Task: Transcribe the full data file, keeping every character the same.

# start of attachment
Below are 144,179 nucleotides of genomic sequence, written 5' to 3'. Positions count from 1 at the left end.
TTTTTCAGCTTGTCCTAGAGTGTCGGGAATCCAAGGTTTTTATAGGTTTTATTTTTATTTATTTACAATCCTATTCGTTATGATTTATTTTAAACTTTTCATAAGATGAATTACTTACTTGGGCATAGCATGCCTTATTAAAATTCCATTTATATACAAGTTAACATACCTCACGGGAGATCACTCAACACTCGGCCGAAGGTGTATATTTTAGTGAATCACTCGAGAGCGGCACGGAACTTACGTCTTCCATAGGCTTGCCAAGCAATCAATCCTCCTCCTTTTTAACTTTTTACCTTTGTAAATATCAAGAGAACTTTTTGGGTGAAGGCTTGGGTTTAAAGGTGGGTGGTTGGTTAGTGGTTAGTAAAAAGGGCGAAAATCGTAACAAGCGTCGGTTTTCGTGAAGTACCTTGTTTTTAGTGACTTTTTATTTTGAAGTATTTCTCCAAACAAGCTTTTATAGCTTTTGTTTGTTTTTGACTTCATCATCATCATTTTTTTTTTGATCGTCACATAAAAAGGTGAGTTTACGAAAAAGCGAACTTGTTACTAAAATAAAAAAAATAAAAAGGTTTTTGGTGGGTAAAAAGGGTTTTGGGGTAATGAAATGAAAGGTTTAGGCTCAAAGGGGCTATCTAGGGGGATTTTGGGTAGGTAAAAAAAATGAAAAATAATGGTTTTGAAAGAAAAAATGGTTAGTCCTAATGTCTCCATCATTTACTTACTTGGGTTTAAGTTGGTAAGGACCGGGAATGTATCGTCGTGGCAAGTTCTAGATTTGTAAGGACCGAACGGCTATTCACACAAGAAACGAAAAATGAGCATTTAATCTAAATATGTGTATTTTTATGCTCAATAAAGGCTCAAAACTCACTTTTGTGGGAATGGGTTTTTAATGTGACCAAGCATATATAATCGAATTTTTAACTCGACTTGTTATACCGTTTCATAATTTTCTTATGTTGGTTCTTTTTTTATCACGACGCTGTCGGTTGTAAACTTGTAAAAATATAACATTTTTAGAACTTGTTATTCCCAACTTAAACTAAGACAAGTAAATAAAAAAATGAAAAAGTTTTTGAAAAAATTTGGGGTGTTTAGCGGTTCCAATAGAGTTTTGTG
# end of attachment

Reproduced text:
Below are 144,179 nucleotides of genomic sequence, written 5' to 3'. Positions count from 1 at the left end.
TTTTTCAGCTTGTCCTAGAGTGTCGGGAATCCAAGGTTTTTATAGGTTTTATTTTTATTTATTTACAATCCTATTCGTTATGATTTATTTTAAACTTTTCATAAGATGAATTACTTACTTGGGCATAGCATGCCTTATTAAAATTCCATTTATATACAAGTTAACATACCTCACGGGAGATCACTCAACACTCGGCCGAAGGTGTATATTTTAGTGAATCACTCGAGAGCGGCACGGAACTTACGTCTTCCATAGGCTTGCCAAGCAATCAATCCTCCTCCTTTTTAACTTTTTACCTTTGTAAATATCAAGAGAACTTTTTGGGTGAAGGCTTGGGTTTAAAGGTGGGTGGTTGGTTAGTGGTTAGTAAAAAGGGCGAAAATCGTAACAAGCGTCGGTTTTCGTGAAGTACCTTGTTTTTAGTGACTTTTTATTTTGAAGTATTTCTCCAAACAAGCTTTTATAGCTTTTGTTTGTTTTTGACTTCATCATCATCATTTTTTTTTTGATCGTCACATAAAAAGGTGAGTTTACGAAAAAGCGAACTTGTTACTAAAATAAAAAAAATAAAAAGGTTTTTGGTGGGTAAAAAGGGTTTTGGGGTAATGAAATGAAAGGTTTAGGCTCAAAGGGGCTATCTAGGGGGATTTTGGGTAGGTAAAAAAAATGAAAAATAATGGTTTTGAAAGAAAAAATGGTTAGTCCTAATGTCTCCATCATTTACTTACTTGGGTTTAAGTTGGTAAGGACCGGGAATGTATCGTCGTGGCAAGTTCTAGATTTGTAAGGACCGAACGGCTATTCACACAAGAAACGAAAAATGAGCATTTAATCTAAATATGTGTATTTTTATGCTCAATAAAGGCTCAAAACTCACTTTTGTGGGAATGGGTTTTTAATGTGACCAAGCATATATAATCGAATTTTTAACTCGACTTGTTATACCGTTTCATAATTTTCTTATGTTGGTTCTTTTTTTATCACGACGCTGTCGGTTGTAAACTTGTAAAAATATAACATTTTTAGAACTTGTTATTCCCAACTTAAACTAAGACAAGTAAATAAAAAAATGAAAAAGTTTTTGAAAAAATTTGGGGTGTTTAGCGGTTCCAATAGAGTTTTGTG